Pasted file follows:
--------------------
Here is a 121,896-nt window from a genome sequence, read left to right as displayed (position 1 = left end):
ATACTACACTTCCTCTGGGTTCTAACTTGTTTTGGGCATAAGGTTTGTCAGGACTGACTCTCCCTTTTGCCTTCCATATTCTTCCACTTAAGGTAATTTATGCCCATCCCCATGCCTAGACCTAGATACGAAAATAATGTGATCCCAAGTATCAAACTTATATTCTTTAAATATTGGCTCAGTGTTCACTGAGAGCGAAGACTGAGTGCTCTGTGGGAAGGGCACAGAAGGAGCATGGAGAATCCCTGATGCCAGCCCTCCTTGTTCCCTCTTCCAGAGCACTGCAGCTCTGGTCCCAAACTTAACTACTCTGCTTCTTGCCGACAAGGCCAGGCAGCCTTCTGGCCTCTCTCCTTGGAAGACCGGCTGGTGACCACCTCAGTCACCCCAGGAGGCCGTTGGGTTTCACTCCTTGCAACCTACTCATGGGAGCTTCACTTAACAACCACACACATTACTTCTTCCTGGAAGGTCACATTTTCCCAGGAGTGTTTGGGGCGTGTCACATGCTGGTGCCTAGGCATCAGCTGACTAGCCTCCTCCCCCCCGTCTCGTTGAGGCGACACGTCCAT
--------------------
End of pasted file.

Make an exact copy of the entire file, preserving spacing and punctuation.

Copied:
Here is a 121,896-nt window from a genome sequence, read left to right as displayed (position 1 = left end):
ATACTACACTTCCTCTGGGTTCTAACTTGTTTTGGGCATAAGGTTTGTCAGGACTGACTCTCCCTTTTGCCTTCCATATTCTTCCACTTAAGGTAATTTATGCCCATCCCCATGCCTAGACCTAGATACGAAAATAATGTGATCCCAAGTATCAAACTTATATTCTTTAAATATTGGCTCAGTGTTCACTGAGAGCGAAGACTGAGTGCTCTGTGGGAAGGGCACAGAAGGAGCATGGAGAATCCCTGATGCCAGCCCTCCTTGTTCCCTCTTCCAGAGCACTGCAGCTCTGGTCCCAAACTTAACTACTCTGCTTCTTGCCGACAAGGCCAGGCAGCCTTCTGGCCTCTCTCCTTGGAAGACCGGCTGGTGACCACCTCAGTCACCCCAGGAGGCCGTTGGGTTTCACTCCTTGCAACCTACTCATGGGAGCTTCACTTAACAACCACACACATTACTTCTTCCTGGAAGGTCACATTTTCCCAGGAGTGTTTGGGGCGTGTCACATGCTGGTGCCTAGGCATCAGCTGACTAGCCTCCTCCCCCCCGTCTCGTTGAGGCGACACGTCCAT